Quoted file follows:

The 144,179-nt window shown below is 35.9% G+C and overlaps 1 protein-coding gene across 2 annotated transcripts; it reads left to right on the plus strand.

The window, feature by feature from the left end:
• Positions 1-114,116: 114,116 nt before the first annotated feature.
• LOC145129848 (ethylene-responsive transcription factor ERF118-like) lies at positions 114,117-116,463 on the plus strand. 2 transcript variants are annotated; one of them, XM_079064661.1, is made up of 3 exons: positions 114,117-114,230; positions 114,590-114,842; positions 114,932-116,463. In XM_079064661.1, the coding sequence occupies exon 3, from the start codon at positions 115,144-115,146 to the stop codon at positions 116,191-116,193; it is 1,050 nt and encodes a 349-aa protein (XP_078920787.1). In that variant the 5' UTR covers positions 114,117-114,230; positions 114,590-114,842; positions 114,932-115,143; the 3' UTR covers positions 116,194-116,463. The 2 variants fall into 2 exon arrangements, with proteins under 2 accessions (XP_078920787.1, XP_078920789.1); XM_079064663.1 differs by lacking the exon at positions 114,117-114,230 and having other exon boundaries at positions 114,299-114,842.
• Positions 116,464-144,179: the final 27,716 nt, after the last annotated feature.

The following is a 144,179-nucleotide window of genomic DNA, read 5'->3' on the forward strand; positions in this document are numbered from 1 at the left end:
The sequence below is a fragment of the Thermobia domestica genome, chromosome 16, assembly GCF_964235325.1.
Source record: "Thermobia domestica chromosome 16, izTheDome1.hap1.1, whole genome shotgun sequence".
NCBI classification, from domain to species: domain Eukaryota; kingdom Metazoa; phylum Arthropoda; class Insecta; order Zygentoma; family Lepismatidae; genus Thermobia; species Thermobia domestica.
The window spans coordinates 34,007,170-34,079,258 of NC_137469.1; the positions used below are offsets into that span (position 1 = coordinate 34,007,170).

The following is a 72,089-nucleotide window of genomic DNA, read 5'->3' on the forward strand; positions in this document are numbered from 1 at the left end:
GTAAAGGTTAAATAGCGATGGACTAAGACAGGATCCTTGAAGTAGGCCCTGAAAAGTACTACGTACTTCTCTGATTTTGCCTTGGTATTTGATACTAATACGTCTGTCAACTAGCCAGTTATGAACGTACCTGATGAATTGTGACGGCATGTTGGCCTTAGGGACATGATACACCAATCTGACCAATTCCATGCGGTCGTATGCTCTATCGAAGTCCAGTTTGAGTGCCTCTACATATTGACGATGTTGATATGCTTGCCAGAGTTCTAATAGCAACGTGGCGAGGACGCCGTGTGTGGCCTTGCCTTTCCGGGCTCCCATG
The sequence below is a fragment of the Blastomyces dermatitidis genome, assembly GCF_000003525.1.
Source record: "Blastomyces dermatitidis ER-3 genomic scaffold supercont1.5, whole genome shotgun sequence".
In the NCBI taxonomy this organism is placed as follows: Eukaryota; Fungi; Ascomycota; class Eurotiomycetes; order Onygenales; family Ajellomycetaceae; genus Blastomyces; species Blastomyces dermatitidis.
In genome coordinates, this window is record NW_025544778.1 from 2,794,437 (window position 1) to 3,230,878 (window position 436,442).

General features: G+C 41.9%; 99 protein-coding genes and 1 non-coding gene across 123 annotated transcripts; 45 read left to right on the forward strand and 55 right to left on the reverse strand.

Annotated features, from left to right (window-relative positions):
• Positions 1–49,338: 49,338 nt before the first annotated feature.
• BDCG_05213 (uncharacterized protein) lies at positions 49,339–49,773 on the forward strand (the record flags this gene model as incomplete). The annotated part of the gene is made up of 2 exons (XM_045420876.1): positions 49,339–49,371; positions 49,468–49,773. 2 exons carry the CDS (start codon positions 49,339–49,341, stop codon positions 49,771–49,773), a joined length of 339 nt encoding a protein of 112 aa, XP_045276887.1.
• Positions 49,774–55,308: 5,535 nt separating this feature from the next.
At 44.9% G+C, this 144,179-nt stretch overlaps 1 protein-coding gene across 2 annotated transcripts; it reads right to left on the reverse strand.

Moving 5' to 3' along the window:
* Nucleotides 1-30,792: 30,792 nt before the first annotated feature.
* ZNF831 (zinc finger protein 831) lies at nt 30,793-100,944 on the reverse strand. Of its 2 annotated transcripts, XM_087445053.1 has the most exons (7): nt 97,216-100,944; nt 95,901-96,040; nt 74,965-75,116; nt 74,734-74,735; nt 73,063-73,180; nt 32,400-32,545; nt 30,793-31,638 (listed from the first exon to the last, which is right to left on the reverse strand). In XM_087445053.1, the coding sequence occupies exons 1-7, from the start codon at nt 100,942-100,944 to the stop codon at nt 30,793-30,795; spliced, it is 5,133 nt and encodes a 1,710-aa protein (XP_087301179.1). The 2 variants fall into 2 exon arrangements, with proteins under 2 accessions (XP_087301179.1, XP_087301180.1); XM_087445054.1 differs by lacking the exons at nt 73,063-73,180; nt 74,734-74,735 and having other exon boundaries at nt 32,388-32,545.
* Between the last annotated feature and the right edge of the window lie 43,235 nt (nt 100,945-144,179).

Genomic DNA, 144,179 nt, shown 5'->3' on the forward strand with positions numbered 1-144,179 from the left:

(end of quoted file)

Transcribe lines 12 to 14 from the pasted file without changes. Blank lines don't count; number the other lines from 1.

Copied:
GTAAAGGTTAAATAGCGATGGACTAAGACAGGATCCTTGAAGTAGGCCCTGAAAAGTACTACGTACTTCTCTGATTTTGCCTTGGTATTTGATACTAATACGTCTGTCAACTAGCCAGTTATGAACGTACCTGATGAATTGTGACGGCATGTTGGCCTTAGGGACATGATACACCAATCTGACCAATTCCATGCGGTCGTATGCTCTATCGAAGTCCAGTTTGAGTGCCTCTACATATTGACGATGTTGATATGCTTGCCAGAGTTCTAATAGCAACGTGGCGAGGACGCCGTGTGTGGCCTTGCCTTTCCGGGCTCCCATG
The sequence below is a fragment of the Blastomyces dermatitidis genome, assembly GCF_000003525.1.
Source record: "Blastomyces dermatitidis ER-3 genomic scaffold supercont1.5, whole genome shotgun sequence".